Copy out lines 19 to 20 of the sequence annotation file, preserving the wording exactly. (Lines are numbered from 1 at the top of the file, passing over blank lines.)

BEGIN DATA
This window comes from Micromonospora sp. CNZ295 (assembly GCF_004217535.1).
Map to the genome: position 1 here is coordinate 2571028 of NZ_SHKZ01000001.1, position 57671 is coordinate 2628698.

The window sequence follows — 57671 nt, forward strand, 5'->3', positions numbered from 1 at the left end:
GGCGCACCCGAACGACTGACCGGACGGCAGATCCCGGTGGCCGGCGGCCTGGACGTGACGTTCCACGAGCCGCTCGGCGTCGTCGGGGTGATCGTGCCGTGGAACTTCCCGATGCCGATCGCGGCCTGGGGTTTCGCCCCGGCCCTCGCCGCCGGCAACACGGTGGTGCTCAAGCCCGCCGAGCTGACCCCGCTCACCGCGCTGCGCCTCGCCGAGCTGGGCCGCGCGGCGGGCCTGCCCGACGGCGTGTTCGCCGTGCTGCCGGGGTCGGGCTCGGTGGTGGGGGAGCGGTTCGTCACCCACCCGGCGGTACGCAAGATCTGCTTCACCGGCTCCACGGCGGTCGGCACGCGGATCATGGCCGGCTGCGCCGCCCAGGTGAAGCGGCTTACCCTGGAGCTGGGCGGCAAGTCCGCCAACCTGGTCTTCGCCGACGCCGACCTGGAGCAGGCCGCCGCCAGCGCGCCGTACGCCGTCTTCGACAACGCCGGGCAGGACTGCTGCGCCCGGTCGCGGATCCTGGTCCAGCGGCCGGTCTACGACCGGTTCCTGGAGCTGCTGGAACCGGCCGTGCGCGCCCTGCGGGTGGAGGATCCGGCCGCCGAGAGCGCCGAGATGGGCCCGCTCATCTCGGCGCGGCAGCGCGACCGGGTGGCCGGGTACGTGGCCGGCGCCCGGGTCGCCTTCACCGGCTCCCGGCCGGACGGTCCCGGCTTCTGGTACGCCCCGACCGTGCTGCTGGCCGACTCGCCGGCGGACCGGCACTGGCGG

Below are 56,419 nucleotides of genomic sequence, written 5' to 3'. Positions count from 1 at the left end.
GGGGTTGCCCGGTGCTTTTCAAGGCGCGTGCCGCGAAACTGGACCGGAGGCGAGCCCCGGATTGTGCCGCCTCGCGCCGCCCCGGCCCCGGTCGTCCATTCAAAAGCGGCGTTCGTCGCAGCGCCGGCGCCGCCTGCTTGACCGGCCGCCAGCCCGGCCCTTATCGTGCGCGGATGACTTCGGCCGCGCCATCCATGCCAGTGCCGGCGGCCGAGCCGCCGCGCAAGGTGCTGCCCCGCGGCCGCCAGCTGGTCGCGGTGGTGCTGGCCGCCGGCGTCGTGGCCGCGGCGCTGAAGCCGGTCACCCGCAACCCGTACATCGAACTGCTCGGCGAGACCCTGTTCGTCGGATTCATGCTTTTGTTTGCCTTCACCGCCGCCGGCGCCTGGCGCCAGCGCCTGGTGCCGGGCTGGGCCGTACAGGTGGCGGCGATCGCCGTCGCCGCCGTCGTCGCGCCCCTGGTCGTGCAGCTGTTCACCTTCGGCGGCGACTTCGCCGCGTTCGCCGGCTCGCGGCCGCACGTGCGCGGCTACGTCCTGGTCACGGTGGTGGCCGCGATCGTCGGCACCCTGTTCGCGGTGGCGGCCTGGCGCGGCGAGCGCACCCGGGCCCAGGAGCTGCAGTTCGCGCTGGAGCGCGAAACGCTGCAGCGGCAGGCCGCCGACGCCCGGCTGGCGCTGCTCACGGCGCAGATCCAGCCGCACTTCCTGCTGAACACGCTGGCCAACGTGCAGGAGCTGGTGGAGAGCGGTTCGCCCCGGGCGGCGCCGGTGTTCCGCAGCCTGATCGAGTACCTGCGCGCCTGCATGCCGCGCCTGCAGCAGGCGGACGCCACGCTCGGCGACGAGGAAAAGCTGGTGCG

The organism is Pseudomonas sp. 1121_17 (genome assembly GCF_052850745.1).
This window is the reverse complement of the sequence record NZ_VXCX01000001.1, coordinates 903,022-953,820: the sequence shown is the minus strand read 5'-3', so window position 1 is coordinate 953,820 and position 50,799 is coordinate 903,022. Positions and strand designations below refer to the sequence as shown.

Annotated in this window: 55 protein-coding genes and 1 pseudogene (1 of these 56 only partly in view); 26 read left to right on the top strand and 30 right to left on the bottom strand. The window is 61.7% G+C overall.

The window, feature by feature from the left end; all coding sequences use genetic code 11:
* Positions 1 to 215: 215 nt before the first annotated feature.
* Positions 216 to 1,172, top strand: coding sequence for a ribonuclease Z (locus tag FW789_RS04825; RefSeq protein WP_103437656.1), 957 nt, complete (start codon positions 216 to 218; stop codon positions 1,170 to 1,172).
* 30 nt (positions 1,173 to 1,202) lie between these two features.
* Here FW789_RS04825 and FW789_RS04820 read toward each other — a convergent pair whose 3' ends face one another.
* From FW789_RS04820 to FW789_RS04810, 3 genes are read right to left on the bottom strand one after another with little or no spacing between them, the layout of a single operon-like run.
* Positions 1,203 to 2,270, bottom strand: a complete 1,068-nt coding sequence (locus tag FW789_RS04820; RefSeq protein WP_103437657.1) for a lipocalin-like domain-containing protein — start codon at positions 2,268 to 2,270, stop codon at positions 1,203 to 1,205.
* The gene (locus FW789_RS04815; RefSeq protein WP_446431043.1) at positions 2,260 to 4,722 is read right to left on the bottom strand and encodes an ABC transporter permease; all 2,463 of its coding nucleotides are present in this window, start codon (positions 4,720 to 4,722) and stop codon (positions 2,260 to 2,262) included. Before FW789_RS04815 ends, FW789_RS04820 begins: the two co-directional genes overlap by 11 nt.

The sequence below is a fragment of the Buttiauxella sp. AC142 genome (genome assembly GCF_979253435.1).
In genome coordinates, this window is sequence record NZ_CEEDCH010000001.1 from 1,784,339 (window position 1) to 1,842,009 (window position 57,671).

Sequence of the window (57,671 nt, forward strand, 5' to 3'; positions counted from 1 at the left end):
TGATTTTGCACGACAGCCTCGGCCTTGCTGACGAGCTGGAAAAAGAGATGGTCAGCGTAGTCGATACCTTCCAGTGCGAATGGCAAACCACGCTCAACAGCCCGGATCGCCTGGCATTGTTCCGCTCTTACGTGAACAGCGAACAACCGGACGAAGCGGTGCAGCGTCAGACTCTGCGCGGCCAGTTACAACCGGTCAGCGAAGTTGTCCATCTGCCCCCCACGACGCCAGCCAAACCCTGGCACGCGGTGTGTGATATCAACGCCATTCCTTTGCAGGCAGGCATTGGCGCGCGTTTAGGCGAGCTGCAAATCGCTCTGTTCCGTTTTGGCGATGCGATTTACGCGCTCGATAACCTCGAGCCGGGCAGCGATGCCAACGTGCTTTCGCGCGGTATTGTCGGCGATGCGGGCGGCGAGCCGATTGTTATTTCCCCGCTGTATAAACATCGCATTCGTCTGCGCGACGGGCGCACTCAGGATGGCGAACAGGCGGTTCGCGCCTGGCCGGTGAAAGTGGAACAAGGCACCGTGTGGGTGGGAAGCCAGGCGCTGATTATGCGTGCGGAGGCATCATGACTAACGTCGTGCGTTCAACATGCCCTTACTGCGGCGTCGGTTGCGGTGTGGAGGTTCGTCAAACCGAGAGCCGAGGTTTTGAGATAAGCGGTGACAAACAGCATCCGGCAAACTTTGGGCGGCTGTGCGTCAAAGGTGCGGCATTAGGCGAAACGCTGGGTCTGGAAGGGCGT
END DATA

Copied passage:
In genome coordinates, this window is sequence record NZ_CEEDCH010000001.1 from 1,784,339 (window position 1) to 1,842,009 (window position 57,671).

Sequence of the window (57,671 nt, forward strand, 5' to 3'; positions counted from 1 at the left end):